Zepeda: A look at wisdom of the canine kind
A turn of my house’s rusty doorknob awakens her when the door begins to swing open. Ears spring upward, haunches prime and muscles toughen when the door makes its sound.
In nanoseconds, she charges headfirst into the wooden hallway and identifies the intruder. Recognizing a friendly scent, the beast transforms from the guardian of the Zepeda household to my 20-pound miniature schnauzer named Zoe.
Her day consists of strict physical and psychological preparation. Waking from a deep slumber on her worn leather throne, Zoe begins a sweep of the perimeter. Checking every window, she scans the horizon for any sight of the dreaded ground squirrel.
With their ruthless tails of bushy bitterness, ground squirrels prove a worthy adversary for Zoe and represent a significant danger to the border defense. According to her, the only good squirrel is a scared one.
In the event of a squirrel sighting, she initializes her death glare. Known to have an effective range of 50 meters, it petrifies any forest fiend caught in her sights.
For the next stage of her plan, Zoe alerts the household to the conniving and furry trespasser by barking at the top of her small – yet deceivingly powerful – lungs. Either due to her shrill cries or mammoth presence, most squirrels dash away for the sake of self-preservation.
Besides warding off those nut-craving scoundrels, Zoe replenishes her strength. Basic rations, those allotted by her human commanders, never suffice.
Kibbles ‘n Bits? Ha! Such trash has no place in her diet. To attain her proper energy levels, Zoe uses coercion on the simple humans.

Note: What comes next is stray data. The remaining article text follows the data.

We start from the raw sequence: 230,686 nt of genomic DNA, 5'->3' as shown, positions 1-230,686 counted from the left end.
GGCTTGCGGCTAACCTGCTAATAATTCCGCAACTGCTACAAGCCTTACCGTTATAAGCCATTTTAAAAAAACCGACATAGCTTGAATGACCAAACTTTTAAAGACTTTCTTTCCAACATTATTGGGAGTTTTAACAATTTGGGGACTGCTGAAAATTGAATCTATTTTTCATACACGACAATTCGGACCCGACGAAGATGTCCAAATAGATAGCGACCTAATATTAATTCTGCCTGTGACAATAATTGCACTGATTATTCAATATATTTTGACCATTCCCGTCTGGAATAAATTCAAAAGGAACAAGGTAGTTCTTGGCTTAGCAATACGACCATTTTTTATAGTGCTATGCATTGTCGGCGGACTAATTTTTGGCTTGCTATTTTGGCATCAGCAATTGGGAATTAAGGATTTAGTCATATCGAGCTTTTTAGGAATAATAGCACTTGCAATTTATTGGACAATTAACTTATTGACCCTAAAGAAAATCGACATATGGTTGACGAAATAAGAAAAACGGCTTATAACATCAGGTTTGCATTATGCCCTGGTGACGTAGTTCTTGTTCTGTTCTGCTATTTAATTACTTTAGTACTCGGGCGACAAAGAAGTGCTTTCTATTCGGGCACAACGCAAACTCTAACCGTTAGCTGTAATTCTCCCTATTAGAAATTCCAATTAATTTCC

Through years of observation and training, she has developed a method by which she employs irresistible cuteness to guilt her susceptible superiors into giving her human food.
Even though she may appear invincible, Zoe must still rest at regular intervals throughout the day. On average, she takes five well-deserved power naps to restore her vigor. Do not
be fooled into a false sense of security; any slight movement could arouse her razor-sharp senses.
By the end of the day, however, when this banisher of the evil squirrels has declared her duties finished, she turns to her favorite pastime – hanging with her humans.
No matter the amount of time passed, from five minutes to five years, anybody returning home meets an elated and jumpy Zoe able to make a sorrowful day change into a happy one.
I say people should take a second and learn something from their dogs. OK, maybe getting into staring contests with woodland creatures does not seem like the best use of time, but those squirrels do have it coming. Nevertheless, if everybody took a little time out of their day to eat, sleep and show a little love for each other, the world might become a better place.
• Kurt Zepeda is a St. Charles resident and a senior at Marmion Academy in Aurora. He enjoys running, writing and the occasional confection. His column runs every other Thursday in the Kane County Chronicle. Contact him at firstname.lastname@example.org.